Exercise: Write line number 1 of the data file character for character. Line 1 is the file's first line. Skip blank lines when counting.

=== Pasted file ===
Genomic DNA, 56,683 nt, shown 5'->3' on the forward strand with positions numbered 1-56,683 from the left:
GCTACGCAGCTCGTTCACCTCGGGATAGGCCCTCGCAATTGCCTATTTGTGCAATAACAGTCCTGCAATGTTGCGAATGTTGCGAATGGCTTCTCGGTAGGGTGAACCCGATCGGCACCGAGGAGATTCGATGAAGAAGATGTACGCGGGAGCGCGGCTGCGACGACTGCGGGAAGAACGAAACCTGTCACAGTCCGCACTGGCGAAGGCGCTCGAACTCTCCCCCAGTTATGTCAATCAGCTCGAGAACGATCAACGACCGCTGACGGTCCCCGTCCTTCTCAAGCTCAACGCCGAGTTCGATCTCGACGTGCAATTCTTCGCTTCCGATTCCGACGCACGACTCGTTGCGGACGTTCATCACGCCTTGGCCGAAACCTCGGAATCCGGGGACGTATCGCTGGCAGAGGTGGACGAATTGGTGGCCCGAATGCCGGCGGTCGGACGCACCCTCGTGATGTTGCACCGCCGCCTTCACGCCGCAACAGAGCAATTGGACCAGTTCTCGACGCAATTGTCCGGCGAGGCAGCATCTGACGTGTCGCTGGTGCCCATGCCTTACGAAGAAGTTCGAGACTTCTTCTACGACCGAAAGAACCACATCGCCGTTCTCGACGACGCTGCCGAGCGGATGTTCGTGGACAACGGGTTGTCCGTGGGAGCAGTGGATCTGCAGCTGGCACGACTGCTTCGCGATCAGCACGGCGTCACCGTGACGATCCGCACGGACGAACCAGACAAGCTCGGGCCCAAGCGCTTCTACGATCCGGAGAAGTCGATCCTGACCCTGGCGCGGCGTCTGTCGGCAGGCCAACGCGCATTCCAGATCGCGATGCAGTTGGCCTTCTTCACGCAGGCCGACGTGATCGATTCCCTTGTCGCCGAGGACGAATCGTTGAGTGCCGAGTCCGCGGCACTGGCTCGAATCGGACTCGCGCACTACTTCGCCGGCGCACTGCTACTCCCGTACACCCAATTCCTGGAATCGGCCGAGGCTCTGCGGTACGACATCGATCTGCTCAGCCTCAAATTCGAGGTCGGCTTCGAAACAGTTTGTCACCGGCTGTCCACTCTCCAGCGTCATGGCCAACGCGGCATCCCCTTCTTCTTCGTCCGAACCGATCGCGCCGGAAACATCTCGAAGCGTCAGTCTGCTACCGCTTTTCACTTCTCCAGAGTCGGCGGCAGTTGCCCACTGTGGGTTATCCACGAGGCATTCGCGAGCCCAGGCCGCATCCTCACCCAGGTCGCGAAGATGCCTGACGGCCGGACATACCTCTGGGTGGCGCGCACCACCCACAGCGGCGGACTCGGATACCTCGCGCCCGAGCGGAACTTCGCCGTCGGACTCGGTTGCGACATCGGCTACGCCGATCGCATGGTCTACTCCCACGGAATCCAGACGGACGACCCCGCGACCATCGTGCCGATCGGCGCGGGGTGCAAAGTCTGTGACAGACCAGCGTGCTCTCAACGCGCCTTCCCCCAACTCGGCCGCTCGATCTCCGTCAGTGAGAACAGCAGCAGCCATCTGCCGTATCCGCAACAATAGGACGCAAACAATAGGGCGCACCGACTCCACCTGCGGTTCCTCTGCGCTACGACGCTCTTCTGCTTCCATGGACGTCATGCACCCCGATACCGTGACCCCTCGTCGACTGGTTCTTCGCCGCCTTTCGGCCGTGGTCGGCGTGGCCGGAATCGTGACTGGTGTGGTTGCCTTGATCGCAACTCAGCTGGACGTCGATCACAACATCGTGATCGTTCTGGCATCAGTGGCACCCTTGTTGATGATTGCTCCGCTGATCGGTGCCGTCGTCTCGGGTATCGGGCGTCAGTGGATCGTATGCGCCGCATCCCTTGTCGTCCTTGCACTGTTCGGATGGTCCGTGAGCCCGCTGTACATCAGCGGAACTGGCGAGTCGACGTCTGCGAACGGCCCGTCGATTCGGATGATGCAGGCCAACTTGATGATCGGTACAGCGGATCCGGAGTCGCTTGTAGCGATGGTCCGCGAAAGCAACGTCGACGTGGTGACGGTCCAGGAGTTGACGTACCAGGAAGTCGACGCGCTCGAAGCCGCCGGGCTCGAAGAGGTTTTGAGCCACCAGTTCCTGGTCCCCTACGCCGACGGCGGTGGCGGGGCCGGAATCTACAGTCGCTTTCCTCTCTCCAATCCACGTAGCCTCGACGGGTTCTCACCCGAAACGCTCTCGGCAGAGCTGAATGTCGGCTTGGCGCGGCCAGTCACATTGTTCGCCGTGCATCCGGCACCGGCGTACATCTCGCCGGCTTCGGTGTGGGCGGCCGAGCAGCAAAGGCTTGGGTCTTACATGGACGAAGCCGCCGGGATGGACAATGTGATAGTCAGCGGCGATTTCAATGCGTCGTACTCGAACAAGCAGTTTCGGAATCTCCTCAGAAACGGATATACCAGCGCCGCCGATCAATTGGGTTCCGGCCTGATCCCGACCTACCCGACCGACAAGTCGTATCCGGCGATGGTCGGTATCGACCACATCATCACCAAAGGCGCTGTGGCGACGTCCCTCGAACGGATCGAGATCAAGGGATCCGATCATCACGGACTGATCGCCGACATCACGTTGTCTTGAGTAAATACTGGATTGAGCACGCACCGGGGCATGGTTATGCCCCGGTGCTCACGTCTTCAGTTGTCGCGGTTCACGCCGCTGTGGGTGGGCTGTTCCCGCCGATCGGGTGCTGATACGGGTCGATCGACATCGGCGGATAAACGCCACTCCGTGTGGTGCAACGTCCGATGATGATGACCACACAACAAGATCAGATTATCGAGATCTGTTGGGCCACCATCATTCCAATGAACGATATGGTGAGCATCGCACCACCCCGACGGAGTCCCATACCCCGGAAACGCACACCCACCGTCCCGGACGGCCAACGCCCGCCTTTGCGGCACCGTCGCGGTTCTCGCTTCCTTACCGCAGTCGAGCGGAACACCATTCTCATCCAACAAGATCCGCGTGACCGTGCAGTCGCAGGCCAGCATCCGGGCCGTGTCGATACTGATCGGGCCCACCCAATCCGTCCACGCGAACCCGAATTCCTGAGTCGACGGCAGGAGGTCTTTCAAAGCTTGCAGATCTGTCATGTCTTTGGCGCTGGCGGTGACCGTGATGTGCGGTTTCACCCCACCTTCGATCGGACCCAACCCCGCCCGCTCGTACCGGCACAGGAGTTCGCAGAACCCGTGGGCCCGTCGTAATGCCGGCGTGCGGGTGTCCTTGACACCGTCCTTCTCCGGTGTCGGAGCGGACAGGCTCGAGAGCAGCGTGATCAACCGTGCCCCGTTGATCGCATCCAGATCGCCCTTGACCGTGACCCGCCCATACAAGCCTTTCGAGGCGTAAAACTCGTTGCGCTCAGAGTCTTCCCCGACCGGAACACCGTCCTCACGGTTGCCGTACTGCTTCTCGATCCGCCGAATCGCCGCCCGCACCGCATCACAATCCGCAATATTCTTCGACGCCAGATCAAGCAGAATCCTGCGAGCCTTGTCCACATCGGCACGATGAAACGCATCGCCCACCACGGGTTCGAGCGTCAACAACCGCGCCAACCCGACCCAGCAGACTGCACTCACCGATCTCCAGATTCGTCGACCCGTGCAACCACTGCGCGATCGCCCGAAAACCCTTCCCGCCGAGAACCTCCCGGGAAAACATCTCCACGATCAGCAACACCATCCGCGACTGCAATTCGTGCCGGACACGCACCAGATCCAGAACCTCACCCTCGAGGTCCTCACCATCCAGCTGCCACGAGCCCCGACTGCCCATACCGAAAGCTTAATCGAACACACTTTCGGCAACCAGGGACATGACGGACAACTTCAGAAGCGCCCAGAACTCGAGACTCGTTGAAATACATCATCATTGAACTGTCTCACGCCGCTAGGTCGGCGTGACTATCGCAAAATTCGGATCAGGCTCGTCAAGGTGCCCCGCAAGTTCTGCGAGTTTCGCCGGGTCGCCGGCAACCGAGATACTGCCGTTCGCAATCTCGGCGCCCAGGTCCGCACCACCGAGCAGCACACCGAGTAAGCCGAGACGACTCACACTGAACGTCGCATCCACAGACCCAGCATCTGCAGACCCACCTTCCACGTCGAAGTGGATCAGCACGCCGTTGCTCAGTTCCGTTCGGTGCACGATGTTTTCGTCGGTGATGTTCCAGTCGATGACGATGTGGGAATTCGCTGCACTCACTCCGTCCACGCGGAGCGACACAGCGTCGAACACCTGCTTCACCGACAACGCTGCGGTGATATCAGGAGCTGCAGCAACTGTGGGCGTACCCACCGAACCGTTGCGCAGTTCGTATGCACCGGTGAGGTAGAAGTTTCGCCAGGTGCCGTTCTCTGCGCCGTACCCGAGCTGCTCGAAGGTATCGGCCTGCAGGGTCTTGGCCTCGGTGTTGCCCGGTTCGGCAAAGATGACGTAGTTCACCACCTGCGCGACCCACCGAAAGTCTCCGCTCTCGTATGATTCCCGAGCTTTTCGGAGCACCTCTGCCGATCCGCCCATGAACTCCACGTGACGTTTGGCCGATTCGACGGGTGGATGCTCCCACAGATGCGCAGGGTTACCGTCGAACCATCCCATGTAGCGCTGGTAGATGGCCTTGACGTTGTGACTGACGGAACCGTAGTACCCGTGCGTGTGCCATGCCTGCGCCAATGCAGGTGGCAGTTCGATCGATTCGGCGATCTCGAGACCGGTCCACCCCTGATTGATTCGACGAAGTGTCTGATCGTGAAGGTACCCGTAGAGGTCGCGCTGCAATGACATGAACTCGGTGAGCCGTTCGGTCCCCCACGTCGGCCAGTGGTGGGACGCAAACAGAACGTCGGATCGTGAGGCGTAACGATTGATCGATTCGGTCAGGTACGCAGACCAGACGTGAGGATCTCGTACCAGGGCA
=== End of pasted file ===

Genomic DNA, 56,683 nt, shown 5'->3' on the forward strand with positions numbered 1-56,683 from the left: